For the really, really good cooling stuff, you have to abandon newegg and go off the beaten track to the specialty stores. I tend to use two, crazypc.com, and more often performance-pcs.com for my cooling system, case, and thermal paste (aka heat sync fluid) needs.
Realistically, unless you are planning on overclocking with a decent watercooling rig, the stock air cooler that comes with the processor and stock thermal paste, or if you need to replace that standard Artic Silver 5 will do the trick. If you are willing to spend some money on better cooling though, this is about the best stuff around for between the CPU and the heat sync. http://www.performance-pcs.com/catalog/index.php?main_page=product_info&products_id=26226
It reviews well everywhere, and the numbers seem to give you at least a full degree drop. I have a set here awaiting the next time I pull my water block off the CPU.
For wiring, in a computer case you have 3 real sets of wiring. The stuff that comes with your power supply, the stuff that comes internal to your case, and the stuff your motherboard will come with. You won't need anything aside from that. That being said, I do like to get my internal wires professionally sleaved from performance-pcs when I buy a case from them. It adds about $40 or so, but doing it youself is a pain in the ***, and it really improves airflow and looks inside. The power supply wiring, so long as you get a really good, modular cable power supply you shouldn't have any worries there.
Heatsyncs are basically in two real flavors. Water cooling, which works really, really well and will add a minimum of $150 to your build to do properly, or air coolers which work pretty good, especially if you have internal house air conditioning. Water cooling is a whole subject in its own right, and if you are interested in that, let me know what kind of case you are looking at, as that makes a huge difference with radiators, etc. Air cooling heatsyncs are basically just a function of surface area, material, and fan. You ideally want a very large heat sync made out of copper with a huge *** fan on it, well positioned for airflow. Those zalman copper jet turbine shaped ones work well, aren't too heavy, have good fans and move alot of air. They are also a pain in the *** to install because those copper fins are sharp.
Fans are another topic that one could spend days on. But here are the basics. You want at least a 120mm fan. anything smaller is noisy and pushes less air. If your case has smaller than 120mm fan ports for its primary intakes, you don't want that case. You also want ball bearings or magnetohydrodnamic fluidic bearings. Bushings are a big no no. They will sieze up, and something important will melt. You also want the most airflow for the least amount of noise at operational loads. All fans are going to be nearly silent at idle. Even on a water cooled system you are going to need some fans. Right now I currently have Vantec Stealth fans in my secondary PC, and these bad boys in my main pc: http://www.performance-pcs.com/catalog/index.php?main_page=product_info&cPath=36_49&products_id=26542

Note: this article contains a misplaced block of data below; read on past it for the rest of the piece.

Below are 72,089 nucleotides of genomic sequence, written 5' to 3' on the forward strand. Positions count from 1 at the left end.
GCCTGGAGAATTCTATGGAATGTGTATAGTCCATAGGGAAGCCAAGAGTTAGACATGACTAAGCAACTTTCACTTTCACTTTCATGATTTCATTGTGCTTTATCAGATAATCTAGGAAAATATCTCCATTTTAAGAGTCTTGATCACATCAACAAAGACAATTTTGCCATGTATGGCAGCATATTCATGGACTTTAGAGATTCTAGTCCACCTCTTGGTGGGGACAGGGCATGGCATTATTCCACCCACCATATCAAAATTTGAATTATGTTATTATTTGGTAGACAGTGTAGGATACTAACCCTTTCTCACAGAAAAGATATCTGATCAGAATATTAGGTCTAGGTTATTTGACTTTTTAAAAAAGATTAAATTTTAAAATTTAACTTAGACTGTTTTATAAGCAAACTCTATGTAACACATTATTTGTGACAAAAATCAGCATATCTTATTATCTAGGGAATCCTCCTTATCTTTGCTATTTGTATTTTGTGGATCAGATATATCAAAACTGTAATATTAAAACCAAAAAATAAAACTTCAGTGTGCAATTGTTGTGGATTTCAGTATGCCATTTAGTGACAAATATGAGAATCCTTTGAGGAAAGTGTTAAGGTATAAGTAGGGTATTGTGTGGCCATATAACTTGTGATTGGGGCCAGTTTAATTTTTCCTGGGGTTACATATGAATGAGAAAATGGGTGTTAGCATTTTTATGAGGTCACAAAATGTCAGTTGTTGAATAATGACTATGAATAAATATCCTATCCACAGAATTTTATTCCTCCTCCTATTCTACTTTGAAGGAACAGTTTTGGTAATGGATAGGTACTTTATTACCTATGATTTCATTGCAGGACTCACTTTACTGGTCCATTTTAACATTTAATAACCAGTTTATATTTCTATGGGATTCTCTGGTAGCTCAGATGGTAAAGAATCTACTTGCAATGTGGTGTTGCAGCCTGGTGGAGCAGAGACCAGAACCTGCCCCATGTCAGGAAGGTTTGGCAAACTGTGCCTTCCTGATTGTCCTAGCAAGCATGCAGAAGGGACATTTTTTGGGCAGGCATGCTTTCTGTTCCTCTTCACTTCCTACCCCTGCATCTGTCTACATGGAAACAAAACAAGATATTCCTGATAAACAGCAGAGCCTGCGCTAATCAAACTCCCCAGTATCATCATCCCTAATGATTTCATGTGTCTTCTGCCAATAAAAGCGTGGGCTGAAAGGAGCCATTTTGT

The water cooling pump is literally louder than the fans at full load.
Brass ***** thingies: The brass ***** thingies are called "Standoffs" and you will usually get them with your Case. The case almost always has all the screws you need. They are critically important that they go in between the case and your motherboard. Failure to install the standoffs will result in everything melting. horribly.
Static wristbands are a waste of money. All you need to do is touch something large and metalic, and that will dissipate the static charge. The computer case you are installing your components in works great for that. Just touch it everytime you go to pick up a component and you will be fine.
Other things to consider: I can't stress this enough. You will have your computer case long after any of the other components you have currently. It pays to get a good quality one. Pick one you like the layout of inside. Look for things like removable motherboard trays, toolless drive mountings, etc. A good quality case doesn't have to be an expensive case necessarily. Take a look at the Cooler Master CM 690 II for example. Thermaltake, etc also make nice cases. Do your homework, check out the reviews, especially the negitive ones.
Other things inside that don't normally get thought of, sound insulation. http://www.performance-pcs.com/catalog/index.php?main_page=product_info&cPath=60_485_486&products_id=22491
I usually coat the side panels and case top and bottoms with this on my upper end builds. It makes a huge difference, especially on the lighter aluminum cases. You do have to ensure that you have adequate cooling inside, because it also acts as a heat insulator, but in a properly designed system it isn't an issue.
As for building references, the best way to learn is to have someone show you how to build the first one in person. Failing that, there are books, but really, a good magazine article with lots of pictures is most of what you need to at least assemble the hardware.
This is a decent "how do you actually put the stuff together" video: http://www.youtube.com/watch?v=RuWNkdV_xmo
Here's a good generic-ish article on actually putting a computer together. http://www.maximumpc.com/article/features/build_perfect_pc_stepbystep_illustrated_howto_guide?page=0,9
The only truly difficult parts are making sure you know where everything needs to go (main power lead goes to motherboard, core voltage lead also goes to motherboard) and installing the CPU in the socket. The CPU installation is only tricky if you ding a corner of the CPU into the socket. If you install it carefully, gently, lock it down properly and get the heat sync installed without killing your board, everything else is easy. Thats the part that it pays to see how to do it in person the first time.